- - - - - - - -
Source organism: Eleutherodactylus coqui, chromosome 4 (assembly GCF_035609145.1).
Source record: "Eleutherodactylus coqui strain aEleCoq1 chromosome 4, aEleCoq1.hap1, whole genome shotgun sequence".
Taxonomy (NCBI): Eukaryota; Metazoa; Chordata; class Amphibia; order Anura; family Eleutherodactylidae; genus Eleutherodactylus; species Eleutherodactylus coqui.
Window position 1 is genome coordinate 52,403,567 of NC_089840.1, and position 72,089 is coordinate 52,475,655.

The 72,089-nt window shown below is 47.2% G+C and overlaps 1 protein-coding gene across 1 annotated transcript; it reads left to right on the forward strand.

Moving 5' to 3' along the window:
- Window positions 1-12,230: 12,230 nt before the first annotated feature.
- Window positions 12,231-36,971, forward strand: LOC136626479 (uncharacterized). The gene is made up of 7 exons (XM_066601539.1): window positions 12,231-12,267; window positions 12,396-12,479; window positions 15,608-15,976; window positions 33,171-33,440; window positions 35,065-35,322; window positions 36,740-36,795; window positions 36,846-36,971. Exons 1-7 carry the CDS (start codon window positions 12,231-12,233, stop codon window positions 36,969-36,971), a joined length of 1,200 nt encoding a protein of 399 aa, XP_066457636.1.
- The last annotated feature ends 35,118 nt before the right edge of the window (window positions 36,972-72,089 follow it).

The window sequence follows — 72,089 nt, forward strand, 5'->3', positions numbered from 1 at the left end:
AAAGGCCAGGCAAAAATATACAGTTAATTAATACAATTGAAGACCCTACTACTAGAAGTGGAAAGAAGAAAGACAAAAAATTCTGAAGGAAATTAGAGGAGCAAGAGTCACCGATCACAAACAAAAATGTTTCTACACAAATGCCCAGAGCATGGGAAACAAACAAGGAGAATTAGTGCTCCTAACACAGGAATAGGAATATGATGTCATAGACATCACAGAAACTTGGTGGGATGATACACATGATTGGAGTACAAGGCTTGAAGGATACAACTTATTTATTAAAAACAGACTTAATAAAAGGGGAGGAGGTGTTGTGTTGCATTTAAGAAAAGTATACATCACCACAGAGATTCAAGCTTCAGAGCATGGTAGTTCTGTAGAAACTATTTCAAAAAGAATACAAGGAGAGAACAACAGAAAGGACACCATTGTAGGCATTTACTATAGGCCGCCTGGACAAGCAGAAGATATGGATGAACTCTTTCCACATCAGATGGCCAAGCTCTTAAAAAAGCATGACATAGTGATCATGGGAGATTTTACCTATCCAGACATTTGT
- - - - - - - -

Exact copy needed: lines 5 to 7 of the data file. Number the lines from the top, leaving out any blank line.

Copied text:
The 72,089-nt window shown below is 47.2% G+C and overlaps 1 protein-coding gene across 1 annotated transcript; it reads left to right on the forward strand.

Moving 5' to 3' along the window:
- Window positions 1-12,230: 12,230 nt before the first annotated feature.